Bottom Up

How work done at the bottom-level might have answers to the survival of Sri Lanka’s tea industry

By Echelon.

Published on February 16, 2014 with No Comments


The island’s key agricultural export is running out of labour. Unless the industry responds and remains flexible during times of changing labour dynamics and socio-political realities, survival over the next few decades – in the face of the evolving market – is going to be tough. Some changes, however, are taking place which might give it a fighting chance: and along with it change how employees are viewed in an extremely labour-intensive industry. The tea sector accounts for 15% of the nation’s foreign earnings and provides direct employment to over 310,000 people, the majority of them women. The industry has come a long way since the first commercial tea venture – Loolecondera estate in Kandy – was started in 1867. Some things, like the hand-picking of the tea leaves – remain the same. The market however, hasn’t.
There were many factors fuelling the industry, but one stood out more than any others: the cheap labour that was imported to Sri Lanka from India’s south. The labour force has been dwindling since the turn of the century.
Until 1927 minimum-wage laws didn’t cover the sector’s employees. They were underpaid and overworked. By 1963, more than a million people were living – and working – in the tea estates in Sri Lanka.
By 1981, a third of them had left for India.
Labour issues and mediating labour issues is a frequent problem for an industry like tea, which is heavily dependent on manual labour. The largely Tamil workforce, which is among the poorest in the country, is increasingly choosing to escape plantation life for opportunities in growing urban areas, resulting in a sector-wide labour shortage.

When land reform laws were introduced in 1972, most of the private-sector estates were nationalised. Suddenly there was interest in making healthcare and education accessible to the – still stateless – population of the tea sector labourers. Children learnt how to read and write. Then they left the line rooms.
On the flipside, increasing cost of production, changing dynamics of trade and consumption of tea and tea products, and the external threats of economic crises and climate change have had serious effects on the industry, which stood at Rs28 billion in 2012. The market is also being eaten into by rivals, although the brand of “Ceylon Tea” is still holding up strong.
tea8Globally, India and China are two of the biggest rivals. Both countries are also heavy consumers. China’s exports – around 150 million kg each year – are only half of what Sri Lanka exports. However, there are also a few new countries dipping their toes into the market: Uganda, Argentina and Indonesia. A few central African countries too are trying their luck.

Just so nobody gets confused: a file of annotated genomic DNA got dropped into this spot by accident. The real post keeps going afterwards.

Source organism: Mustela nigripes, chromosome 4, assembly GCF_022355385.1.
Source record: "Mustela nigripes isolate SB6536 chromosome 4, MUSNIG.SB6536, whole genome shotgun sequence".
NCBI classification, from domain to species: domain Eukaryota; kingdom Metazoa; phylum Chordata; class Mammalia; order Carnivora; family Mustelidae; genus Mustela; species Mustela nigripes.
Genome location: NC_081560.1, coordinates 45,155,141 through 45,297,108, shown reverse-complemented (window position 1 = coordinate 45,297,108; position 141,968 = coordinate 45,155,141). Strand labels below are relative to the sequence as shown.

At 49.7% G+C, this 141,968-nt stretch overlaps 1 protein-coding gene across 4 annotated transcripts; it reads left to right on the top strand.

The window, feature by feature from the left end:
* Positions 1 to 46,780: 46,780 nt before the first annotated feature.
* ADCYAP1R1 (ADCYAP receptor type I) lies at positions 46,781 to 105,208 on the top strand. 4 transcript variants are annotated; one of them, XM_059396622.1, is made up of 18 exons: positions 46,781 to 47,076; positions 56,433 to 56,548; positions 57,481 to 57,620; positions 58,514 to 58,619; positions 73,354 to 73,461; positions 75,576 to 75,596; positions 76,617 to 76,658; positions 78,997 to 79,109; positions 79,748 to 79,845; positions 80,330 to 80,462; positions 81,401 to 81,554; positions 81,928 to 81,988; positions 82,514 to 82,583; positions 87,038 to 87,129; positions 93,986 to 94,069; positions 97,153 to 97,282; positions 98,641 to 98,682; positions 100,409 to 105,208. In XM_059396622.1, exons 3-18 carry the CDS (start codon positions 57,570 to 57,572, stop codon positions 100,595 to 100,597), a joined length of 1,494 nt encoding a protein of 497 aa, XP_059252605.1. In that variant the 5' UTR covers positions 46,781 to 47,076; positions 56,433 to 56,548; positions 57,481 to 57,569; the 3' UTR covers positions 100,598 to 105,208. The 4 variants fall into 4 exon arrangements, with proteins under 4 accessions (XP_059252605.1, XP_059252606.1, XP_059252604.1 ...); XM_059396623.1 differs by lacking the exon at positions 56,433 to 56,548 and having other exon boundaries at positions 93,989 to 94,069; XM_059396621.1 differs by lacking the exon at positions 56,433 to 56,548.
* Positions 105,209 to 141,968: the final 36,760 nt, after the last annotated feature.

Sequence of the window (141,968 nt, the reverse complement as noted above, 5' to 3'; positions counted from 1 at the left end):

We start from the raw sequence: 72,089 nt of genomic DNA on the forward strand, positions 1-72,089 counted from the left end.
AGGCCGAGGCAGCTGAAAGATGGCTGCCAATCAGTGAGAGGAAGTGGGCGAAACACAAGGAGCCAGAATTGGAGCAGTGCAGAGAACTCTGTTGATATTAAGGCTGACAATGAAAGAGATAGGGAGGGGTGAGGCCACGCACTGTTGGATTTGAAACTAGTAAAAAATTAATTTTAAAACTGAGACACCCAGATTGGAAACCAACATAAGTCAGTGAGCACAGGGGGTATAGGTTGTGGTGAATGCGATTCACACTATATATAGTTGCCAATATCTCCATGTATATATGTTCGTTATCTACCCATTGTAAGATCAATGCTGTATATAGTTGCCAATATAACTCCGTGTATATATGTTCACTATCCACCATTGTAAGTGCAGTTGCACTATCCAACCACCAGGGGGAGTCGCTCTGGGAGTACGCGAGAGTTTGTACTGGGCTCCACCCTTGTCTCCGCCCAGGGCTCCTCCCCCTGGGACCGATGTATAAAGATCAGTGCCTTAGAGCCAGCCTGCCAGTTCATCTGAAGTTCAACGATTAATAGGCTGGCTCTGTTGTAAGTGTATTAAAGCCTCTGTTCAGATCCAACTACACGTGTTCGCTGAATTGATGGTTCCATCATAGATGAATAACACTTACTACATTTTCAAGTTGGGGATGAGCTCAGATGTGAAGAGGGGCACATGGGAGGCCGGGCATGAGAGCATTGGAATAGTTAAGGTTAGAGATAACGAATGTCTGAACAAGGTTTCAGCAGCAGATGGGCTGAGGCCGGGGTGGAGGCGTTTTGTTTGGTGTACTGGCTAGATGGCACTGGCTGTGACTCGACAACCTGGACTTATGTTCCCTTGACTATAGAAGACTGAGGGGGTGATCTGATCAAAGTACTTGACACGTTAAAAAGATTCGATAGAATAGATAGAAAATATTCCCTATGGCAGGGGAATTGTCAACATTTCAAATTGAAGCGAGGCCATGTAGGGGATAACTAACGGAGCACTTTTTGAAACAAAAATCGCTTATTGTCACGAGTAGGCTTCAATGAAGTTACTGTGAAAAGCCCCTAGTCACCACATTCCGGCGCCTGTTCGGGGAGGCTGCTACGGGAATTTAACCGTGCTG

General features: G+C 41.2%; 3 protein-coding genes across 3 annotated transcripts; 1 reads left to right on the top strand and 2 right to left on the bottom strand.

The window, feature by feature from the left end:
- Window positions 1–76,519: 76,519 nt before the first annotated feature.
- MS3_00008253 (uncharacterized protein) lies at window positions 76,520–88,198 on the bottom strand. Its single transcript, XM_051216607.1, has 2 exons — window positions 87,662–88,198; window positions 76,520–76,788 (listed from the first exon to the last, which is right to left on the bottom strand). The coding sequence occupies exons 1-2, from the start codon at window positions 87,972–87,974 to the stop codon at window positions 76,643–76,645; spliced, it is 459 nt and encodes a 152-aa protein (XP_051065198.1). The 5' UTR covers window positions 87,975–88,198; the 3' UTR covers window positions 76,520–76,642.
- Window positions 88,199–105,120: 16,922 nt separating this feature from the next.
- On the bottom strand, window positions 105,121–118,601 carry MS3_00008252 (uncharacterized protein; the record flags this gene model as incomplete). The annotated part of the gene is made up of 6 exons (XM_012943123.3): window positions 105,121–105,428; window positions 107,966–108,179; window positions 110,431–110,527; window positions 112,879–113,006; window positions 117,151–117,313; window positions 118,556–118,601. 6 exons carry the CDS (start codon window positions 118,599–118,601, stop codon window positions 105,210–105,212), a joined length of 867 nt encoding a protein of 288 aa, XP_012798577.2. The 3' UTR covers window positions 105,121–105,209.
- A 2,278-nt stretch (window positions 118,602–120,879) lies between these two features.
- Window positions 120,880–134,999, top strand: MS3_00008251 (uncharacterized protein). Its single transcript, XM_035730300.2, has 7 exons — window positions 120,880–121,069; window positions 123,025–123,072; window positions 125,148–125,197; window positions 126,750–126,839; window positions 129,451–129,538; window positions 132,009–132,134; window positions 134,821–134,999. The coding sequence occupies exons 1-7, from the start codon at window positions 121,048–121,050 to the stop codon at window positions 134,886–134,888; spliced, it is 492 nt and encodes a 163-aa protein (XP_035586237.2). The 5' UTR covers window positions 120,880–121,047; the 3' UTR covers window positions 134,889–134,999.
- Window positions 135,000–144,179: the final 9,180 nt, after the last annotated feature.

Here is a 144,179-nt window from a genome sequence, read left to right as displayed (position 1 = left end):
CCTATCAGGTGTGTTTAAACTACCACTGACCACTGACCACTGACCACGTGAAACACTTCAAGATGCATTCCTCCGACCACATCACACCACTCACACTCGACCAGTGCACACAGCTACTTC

Whilst most efforts at raising the competitive advantage are traditionally geared towards responding to the market, and to grow the market by increasing demand, research shows that changes done back home, at the plantation worker level, would yield effective results in improving business. In Sri Lanka, these changes are working, albeit at a smaller scale.
In the case of tea, improved relations and standards come through an initiative called the Community Development Forum (CDF), implemented by CARE, a major humanitarian relief agency whose work in Sri Lanka predates the United Nations. CARE-Sri Lanka’s plantation program established Community Development Forums (CDFs) as mechanisms enabling different actors within the estates (such as management, women, youth, trade unions, government officials and existing Community-Based Organisations) to engage each other and advocate for benefits, while transforming their traditionally hostile relationship into a more positive one.
The CDF acts as a mini-parliament, enabling dialogue between all concerned stakeholders. It confers a double advantage: it makes obtaining certifications easier through improved fulfilment of the labour, occupational health and safety and other base criteria, and it streamlines the administrative process once the certification is obtained.
Research also shows that non-wage issues, such as employee-employer relationships, mental and physical well-being, and housing conditions also play a key role in worker satisfaction in the plantation sector. A research conducted by the World University Services Canada (WUSC) with the Center for Poverty Analysis (CEPA), showed that whenever employee-employer relationships were improved, it was acknowledged widely by plantation sector workers, which resulted in the more tangible effects of workers staying on in the estate, reducing absenteeism and as a result impacting productivity.